Press Release 1998-08 Insurance Director Imposes $80,000 Civil Penalty Against New York Life Insurance Company
Vista Thompson Brown, Executive Assistant for Policy Affairs, 602/912-8451
FOR IMMEDIATE RELEASE November 16, 1998
Chuck Cohen, Director of the Arizona Department of Insurance announced today the entry of an order that assesses an $80,000 civil penalty against New York Life Insurance Company for violations of Arizona’s laws governing the marketing of life insurance and long term care insurance.
This consent order is based on the Department’s examination of New York Life’s market conduct during the period January 1, 1991 through December 31, 1993. New York Life, like many life insurers, invites insurance consumers holding paid up life insurance policies, to replace their current policies with new policies. Because of the great potential for exploitation in this situation, state law requires an insurance company to provide policyholders with extensive information and disclosures about the transaction, and the potential impact on the policyholder’s finances.
After reviewing numerous life insurance application files, the Department found that New York Life representatives failed to make legally required disclosures and timely provide information and documents to policyholders who were considering replacement of, or replacing, life insurance policies. Company agents told some policyholders that premiums on the new policies would be paid in full from earnings from existing policies and that the policyholders would have no out-of-pocket costs. Later, the company billed these policyholders for premium payments. The company failed to explain to some policyholders which policy dividends were guaranteed and which were not. The company and its agents misled some consumers about whether interest on policy loans was tax deductible. Using computer software supplied by New York Life, company agents also provided misleading information and illustrations to insurance consumers, which did not explain premium offsets or explain what benefits and coverage an insured would have.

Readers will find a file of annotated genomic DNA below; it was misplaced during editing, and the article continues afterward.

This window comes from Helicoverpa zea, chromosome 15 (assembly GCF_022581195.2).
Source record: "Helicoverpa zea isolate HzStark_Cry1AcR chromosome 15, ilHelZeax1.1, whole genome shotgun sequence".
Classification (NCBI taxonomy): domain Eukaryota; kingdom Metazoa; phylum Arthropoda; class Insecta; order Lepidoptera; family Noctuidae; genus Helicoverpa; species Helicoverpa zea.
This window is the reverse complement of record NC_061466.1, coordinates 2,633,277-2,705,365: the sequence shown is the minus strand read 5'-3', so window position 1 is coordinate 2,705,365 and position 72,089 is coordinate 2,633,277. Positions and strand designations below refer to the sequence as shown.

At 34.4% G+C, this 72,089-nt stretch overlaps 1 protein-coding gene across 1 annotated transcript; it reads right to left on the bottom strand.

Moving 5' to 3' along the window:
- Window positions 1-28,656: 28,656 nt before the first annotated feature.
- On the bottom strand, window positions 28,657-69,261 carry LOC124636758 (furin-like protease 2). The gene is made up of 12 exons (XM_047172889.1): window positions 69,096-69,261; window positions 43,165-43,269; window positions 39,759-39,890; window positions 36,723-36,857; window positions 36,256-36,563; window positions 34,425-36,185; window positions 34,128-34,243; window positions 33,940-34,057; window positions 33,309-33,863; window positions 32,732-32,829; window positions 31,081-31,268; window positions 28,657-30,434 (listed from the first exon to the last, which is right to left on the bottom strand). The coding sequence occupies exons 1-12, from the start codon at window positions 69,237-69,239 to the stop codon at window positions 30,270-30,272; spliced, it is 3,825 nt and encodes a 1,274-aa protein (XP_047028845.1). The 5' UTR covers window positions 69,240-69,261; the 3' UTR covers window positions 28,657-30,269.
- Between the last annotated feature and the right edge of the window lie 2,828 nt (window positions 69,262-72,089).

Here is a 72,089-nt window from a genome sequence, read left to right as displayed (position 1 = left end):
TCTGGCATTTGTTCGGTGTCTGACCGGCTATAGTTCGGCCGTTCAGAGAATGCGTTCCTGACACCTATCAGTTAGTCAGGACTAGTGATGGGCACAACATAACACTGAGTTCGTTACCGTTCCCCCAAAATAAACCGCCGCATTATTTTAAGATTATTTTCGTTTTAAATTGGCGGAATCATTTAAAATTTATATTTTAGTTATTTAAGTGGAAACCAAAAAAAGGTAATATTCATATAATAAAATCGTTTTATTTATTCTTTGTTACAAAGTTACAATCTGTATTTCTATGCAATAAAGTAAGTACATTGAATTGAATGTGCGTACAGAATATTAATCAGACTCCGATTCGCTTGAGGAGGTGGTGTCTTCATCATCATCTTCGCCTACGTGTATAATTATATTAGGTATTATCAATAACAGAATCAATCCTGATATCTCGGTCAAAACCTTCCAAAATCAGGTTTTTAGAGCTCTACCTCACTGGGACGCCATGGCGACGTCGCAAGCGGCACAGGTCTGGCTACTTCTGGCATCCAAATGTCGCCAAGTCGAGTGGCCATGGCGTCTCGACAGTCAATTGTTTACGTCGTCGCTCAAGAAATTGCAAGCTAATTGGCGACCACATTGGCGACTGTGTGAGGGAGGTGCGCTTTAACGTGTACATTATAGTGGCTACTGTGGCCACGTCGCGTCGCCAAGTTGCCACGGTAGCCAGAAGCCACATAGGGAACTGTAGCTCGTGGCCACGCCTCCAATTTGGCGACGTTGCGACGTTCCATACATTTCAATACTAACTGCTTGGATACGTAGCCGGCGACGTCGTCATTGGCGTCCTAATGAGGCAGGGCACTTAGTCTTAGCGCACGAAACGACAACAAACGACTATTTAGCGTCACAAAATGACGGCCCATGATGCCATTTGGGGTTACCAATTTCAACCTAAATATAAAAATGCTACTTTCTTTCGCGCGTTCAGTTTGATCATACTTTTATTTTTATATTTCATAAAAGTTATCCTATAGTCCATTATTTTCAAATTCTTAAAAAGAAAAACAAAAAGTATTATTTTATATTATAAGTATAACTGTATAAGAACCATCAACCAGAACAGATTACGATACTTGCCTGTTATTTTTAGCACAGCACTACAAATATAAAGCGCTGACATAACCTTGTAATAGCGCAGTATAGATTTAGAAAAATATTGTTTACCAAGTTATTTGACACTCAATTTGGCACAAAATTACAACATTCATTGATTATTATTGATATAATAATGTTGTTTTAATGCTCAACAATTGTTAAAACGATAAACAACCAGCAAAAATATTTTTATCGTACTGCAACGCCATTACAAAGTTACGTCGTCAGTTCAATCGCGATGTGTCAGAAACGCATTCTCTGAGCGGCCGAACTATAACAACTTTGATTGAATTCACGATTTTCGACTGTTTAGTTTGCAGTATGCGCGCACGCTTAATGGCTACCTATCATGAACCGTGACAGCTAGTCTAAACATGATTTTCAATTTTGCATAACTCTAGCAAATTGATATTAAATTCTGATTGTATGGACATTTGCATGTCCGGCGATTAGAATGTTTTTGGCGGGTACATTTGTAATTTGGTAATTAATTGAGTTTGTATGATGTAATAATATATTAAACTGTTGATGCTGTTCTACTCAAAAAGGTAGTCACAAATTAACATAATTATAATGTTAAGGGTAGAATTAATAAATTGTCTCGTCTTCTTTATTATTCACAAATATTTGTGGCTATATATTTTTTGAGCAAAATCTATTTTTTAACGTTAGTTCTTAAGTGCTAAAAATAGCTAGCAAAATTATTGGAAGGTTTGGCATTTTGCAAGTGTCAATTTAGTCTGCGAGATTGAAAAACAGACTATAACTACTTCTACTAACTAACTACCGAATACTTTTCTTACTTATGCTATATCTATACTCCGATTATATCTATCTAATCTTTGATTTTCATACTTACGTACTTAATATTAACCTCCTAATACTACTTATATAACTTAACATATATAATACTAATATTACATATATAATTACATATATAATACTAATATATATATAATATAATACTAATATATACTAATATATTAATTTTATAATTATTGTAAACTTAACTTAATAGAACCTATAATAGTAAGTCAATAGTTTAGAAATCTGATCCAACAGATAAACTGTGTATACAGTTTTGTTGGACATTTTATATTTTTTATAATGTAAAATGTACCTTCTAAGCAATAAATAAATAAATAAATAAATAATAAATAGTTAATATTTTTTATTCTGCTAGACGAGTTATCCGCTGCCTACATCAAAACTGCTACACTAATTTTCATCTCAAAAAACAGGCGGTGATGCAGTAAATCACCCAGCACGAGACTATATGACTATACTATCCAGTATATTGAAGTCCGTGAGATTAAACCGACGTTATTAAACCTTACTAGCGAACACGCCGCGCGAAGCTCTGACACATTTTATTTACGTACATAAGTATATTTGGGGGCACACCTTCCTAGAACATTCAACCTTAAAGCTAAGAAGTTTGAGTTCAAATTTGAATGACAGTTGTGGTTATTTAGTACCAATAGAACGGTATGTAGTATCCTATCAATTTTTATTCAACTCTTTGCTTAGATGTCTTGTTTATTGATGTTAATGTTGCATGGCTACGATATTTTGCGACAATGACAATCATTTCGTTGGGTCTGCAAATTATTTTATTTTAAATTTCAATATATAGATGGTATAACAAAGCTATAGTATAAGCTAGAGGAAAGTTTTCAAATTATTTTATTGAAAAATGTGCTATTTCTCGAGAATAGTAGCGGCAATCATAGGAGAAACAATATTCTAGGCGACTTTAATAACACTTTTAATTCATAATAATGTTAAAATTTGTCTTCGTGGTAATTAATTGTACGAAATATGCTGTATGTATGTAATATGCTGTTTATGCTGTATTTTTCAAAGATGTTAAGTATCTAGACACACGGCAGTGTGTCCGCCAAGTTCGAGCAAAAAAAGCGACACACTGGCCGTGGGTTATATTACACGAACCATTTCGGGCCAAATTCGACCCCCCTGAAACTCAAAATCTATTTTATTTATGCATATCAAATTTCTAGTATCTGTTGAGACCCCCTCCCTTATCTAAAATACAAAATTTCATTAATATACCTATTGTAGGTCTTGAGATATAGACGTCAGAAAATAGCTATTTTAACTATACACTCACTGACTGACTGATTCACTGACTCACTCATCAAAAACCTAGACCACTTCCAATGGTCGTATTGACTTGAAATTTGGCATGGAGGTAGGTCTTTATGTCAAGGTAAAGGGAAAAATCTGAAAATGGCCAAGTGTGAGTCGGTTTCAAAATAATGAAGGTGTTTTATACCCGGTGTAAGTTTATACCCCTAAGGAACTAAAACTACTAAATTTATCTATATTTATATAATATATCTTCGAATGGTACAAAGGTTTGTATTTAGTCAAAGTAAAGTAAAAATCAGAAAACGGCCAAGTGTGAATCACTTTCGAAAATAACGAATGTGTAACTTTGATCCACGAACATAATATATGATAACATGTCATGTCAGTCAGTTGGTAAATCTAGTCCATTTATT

The Department’s market conduct examination revealed other types of violations as well. The company paid commissions to unlicensed agents who marketed policies in Arizona. In some cases, New York Life failed to obtain required consents from insureds prior to testing them for HIV; others completely lacked a consent for HIV testing even though the file showed test results. In several cases involving the purchase of long term care insurance, New York Life failed to make legally required disclosures.
The Department’s order prohibits New York Life from engaging in the behavior that resulted in the findings of violations. It also requires the insurance company to provide the Department with a written corrective action plan, and revised manuals governing procedures, and practices for underwriting, claims, sales, agent training, auditing, and monitoring. Cohen stated, “Although we are confident New York Life has ceased these improper practices, the Department will carefully scrutinize these documents and monitor the company’s future conduct. We will actively verify that New York Life is complying with all provisions in the order.”
Arizona is one of several states to take regulatory enforcement action against New York Life arising out of sales practices and other conduct that were the subject of a separate class action against the insurance company in New York State. New York Life and other insurance companies were the subjects of several class action lawsuits brought by policyholders throughout the country who alleged they were subjected to misleading and abusive sales practices regarding the purchase of replacement life insurance.
The class action against New York Life involved policyholders who purchased life insurance between January 1, 1982 and December 31, 1994. That class action was resolved by a final order dated November 8, 1995. In the order, New York Life agreed to provide more than $250 million in economic benefits for policyholders through 1 of 3 options to be chosen by the policyholders: optional premium loans, an enhanced value life insurance policy, and an enhanced value annuity. The 1995 order settling the class action resolved any individual claims for monetary compensation or damages.
New York Life acknowledged the need to change its practices and was cooperative throughout the Department’s examination.